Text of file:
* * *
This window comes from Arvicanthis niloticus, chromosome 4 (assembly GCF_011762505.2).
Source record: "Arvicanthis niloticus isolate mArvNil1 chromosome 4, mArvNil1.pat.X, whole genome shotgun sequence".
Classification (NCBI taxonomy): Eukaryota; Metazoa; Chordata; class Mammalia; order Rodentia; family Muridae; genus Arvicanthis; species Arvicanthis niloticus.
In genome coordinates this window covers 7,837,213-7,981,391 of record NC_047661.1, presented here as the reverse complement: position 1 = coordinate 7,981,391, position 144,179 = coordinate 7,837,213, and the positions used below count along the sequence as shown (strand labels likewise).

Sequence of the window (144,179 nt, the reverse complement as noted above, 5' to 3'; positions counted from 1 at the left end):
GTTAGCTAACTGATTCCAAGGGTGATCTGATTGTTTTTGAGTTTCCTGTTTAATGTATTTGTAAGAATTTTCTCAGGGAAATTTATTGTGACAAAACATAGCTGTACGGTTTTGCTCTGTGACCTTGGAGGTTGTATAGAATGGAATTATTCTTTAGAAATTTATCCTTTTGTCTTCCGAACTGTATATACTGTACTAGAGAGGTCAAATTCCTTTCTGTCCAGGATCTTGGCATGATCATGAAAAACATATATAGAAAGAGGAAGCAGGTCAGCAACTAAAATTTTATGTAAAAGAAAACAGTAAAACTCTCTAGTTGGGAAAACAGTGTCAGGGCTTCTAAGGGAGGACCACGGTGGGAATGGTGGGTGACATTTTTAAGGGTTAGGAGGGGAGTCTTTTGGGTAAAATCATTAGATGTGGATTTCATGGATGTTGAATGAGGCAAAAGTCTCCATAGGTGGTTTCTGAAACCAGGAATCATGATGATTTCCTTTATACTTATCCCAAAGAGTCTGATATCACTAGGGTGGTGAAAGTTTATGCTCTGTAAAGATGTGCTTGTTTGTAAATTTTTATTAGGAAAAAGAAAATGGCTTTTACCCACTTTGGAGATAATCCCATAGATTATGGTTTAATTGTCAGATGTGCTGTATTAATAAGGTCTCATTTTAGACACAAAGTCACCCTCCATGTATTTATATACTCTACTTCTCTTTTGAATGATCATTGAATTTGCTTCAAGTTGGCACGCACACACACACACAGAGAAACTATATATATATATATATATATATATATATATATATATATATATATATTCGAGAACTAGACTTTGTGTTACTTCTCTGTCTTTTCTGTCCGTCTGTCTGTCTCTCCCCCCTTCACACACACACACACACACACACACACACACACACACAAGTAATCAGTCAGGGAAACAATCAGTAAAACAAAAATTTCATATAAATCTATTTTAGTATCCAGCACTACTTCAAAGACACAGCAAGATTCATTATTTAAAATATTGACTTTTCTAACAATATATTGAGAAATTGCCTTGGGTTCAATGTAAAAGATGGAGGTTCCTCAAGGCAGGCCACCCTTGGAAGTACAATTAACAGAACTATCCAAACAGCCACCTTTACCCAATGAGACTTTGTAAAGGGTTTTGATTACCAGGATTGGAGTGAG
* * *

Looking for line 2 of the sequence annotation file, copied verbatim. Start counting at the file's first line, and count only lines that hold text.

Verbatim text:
Source record: "Arvicanthis niloticus isolate mArvNil1 chromosome 4, mArvNil1.pat.X, whole genome shotgun sequence".